13 July 2009
| Article by TIME
Breast cancer is a global crisis. Once regarded as a disease of the wealthy West, it is now the most common form of cancer for women across the world. This year alone, more than 1.1 million new cases will be diagnosed (up from 500,000 in 1975) and 411,000 patients will die from the disease.
Surprisingly, that soaring caseload is largely a consequence of successful public health campaigns. Thanks to better healthcare, sanitation and food provision, an ever-growing number of women across the world are living to 50-plus—an age when they’re more susceptible to breast cancer.
The threat of breast cancer may be growing, but so is our understanding of how to tackle the disease. Today, 85% of sufferers in the developed world make a successful recovery. That’s partly due to advances in treatment, but also a result of the mass screening programs implemented by many Western nations. In the U.K., women aged 50 to 70 are encouraged to attend a free breast check—which involves an X-ray, or mammogram—every three years. This process can reveal tumors at a pre-clinical stage, when they are too small to be felt by the patient or her doctor.
With early diagnosis and treatment, survival rates soar. The World Health Organization estimates that regular screening reduces breast cancer mortality by up to 45%, while the U.K.’s National Health Service says that its program saves 1,400 lives each year. Developing countries like China—where urban areas have seen a 20-30% rise in breast cancer in the past decade—are now starting their own screening schemes.
But tumors hidden by dense breast tissue, for example, can be diffi cult to detect or assess with ordinary screening techniques. However, new technologies are helping clinicians make earlier diagnoses in more patients. Philips, for instance, has developed the iU22 Ultrasound. This system’s advanced volume breast imaging and tissue aberration correction technology provide clearer images of dense and fatty breast tissue. According to the American Cancer Society, a breast MRI is often recommended to screen dense breasts or high-risk patients due to its high specificity and sensitivity.
Philips is also conscious of the need to make women comfortable during the sometimes-stressful screening process. Normally, patients enter MRI scanners head first, which can cause feelings of claustrophobia. But Philips’ Elite Breast MRI Clinical Solution reduces anxiety by scanning patients feet first.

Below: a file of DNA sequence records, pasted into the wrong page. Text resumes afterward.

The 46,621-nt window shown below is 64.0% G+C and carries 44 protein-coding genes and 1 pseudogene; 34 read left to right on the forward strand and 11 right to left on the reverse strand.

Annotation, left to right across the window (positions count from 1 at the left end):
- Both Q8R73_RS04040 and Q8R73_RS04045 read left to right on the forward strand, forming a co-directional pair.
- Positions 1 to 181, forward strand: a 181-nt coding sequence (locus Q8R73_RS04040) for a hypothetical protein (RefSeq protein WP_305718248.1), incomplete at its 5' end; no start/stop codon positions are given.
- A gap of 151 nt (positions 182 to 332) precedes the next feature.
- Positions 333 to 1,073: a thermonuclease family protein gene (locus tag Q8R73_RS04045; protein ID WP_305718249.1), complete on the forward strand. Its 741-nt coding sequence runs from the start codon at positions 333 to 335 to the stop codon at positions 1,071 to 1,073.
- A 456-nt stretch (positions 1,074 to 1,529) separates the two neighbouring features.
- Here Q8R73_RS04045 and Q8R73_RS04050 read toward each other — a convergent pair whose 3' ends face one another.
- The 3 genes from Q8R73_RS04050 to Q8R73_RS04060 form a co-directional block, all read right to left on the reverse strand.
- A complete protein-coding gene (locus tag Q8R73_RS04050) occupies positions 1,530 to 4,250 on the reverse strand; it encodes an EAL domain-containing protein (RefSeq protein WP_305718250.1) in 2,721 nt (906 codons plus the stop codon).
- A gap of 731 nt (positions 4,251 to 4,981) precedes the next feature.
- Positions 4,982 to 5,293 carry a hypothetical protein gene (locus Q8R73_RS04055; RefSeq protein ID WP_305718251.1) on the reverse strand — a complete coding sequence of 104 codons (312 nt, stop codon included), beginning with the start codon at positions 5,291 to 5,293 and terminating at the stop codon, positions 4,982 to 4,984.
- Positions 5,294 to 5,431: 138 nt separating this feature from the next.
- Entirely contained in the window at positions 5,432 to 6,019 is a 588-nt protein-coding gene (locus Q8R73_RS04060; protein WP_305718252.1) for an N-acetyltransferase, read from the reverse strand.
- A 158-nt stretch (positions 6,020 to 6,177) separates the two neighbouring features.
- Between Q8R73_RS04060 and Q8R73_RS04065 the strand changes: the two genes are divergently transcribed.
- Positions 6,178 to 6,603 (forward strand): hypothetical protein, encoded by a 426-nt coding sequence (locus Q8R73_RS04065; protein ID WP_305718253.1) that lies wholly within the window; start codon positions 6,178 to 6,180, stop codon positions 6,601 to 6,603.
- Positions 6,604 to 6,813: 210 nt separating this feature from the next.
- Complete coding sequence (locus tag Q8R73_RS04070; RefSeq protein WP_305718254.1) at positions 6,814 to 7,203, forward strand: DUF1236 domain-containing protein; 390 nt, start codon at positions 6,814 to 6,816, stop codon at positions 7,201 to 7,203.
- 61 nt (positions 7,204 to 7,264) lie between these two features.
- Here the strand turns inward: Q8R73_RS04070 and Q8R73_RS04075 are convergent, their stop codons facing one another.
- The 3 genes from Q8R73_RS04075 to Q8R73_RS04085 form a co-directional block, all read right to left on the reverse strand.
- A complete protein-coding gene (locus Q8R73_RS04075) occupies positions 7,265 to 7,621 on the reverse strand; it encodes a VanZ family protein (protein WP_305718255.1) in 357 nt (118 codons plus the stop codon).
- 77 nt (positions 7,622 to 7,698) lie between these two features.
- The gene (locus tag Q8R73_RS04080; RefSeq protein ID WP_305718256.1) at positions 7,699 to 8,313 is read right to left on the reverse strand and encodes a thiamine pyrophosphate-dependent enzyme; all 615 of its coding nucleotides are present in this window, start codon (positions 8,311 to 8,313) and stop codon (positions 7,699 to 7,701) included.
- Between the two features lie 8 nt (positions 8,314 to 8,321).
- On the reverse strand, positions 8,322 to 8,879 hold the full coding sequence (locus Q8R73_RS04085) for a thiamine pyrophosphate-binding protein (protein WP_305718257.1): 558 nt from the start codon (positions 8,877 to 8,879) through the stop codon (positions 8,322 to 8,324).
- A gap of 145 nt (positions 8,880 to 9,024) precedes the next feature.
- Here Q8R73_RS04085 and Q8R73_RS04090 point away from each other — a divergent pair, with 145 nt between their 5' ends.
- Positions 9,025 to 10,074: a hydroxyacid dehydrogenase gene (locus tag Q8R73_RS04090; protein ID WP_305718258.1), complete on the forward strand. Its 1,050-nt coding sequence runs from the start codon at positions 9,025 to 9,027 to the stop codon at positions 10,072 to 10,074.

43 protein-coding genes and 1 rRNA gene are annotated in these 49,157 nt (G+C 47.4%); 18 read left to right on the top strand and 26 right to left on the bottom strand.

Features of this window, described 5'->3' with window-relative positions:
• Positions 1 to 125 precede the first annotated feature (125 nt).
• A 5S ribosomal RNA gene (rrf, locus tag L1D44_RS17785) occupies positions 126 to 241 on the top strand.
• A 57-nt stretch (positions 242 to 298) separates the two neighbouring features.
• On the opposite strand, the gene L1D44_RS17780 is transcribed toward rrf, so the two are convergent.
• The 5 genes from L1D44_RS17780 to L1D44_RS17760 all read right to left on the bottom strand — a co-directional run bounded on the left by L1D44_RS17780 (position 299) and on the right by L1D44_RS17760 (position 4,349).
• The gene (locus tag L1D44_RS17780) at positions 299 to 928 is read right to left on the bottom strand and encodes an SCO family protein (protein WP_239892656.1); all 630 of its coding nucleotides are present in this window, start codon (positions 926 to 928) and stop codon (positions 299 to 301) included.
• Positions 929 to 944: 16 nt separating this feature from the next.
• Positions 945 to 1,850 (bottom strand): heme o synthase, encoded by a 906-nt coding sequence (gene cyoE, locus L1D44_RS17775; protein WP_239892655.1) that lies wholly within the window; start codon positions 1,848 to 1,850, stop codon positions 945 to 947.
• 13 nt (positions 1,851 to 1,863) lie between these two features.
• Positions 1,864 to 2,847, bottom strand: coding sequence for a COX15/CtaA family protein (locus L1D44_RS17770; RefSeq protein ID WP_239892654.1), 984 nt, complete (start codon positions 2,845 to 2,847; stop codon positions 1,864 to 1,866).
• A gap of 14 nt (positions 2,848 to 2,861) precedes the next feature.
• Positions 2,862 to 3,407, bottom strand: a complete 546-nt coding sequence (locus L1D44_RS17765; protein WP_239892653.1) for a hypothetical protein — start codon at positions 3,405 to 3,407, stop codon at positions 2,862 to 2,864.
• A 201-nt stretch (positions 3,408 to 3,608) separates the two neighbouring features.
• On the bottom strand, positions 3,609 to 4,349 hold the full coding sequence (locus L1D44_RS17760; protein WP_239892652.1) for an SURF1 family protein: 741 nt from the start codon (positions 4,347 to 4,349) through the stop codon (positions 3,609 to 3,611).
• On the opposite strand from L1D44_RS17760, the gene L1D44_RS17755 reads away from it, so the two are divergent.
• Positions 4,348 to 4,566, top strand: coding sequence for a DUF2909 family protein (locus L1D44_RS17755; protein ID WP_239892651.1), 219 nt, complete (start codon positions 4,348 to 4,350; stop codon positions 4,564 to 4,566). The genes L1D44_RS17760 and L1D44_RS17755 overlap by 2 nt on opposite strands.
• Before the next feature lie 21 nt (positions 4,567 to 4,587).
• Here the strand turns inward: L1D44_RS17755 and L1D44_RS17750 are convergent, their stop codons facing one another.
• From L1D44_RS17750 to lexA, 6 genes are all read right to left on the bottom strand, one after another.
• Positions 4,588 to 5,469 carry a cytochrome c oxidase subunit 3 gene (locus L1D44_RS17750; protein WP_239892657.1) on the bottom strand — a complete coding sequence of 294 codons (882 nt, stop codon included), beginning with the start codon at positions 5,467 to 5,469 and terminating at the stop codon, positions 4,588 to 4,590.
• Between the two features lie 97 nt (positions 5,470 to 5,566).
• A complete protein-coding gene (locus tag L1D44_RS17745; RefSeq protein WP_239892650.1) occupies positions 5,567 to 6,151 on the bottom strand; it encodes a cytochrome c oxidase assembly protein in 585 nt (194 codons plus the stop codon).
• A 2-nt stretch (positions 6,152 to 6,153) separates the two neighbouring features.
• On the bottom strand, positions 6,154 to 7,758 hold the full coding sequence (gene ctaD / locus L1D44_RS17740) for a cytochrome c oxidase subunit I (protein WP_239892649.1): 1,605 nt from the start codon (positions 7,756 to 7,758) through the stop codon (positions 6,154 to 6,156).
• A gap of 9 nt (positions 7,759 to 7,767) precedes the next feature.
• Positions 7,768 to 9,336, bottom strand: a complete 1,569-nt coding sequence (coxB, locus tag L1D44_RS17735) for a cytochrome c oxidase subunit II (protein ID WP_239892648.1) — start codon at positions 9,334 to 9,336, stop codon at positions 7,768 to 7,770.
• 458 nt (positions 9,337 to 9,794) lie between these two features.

In some countries, the war on breast cancer cannot be successfully waged with new technology and screening programs alone. Many Middle Eastern women, for instance, are unwilling to let a doctor—male or female—examine their breasts. Others are afraid that the disease will bring shame on their family. This has fatal consequences. Around 70% of breast-cancer cases in Saudi Arabia andJordan are diagnosed in the less-treatable late stages of the disease, compared to 30% in the U.S.
Samia al-Amoudi, a Saudi Arabian obstetrician and gynecologist diagnosed with the disease in 2006, is helping to change breast cancer’s taboo status. In a weekly newspaper column, she chronicled her struggle with the disease, detailing how she discovered her tumor and discussed the disease with her husband and family. Al-Amoudi believes that Muslim women have a religious duty to care for their bodies: “In Islam, we are asked to go and seek medical advice and to go and seek treatment.”
For women across the world, that simple message of breast cancer awareness could be a lifesaver.
- Breast cancer causes 1.6% of all female deaths worldwide
- More than 55% of breast-cancer-related deaths occur in low- and middle-income countries.
- Regular screening can reduce breast cancer mortality by up to 45%
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RSNA 2011: Ultrasound breast cancer screening found to be operator dependent
New data from the ACRIN (American College of Radiology Imaging Network) 6666 study indicate that operator error accounts for missed cancers in about the same proportion of women screened with ultrasound (US) as those screened with mammography or magnetic resonance imaging (MRI). Although the findings do not diminish the importance of US screening for the substantial proportion of cancers missed on mammography, particularly in those with dense breast tissue, these findings are considered important for their ability to alert radiologists about the risks of missing lesions. While computer-assisted detection (CAD) or automated scanning may be helpful in reducing operator error, many of the lesions were identified by observers as abnormalities of interest even though they were not ultimately pursued for biopsy, making them a problem of interpretation rather than documentation. New strategies are needed for reducing false-negative as well as false-positive cancer diagnoses.
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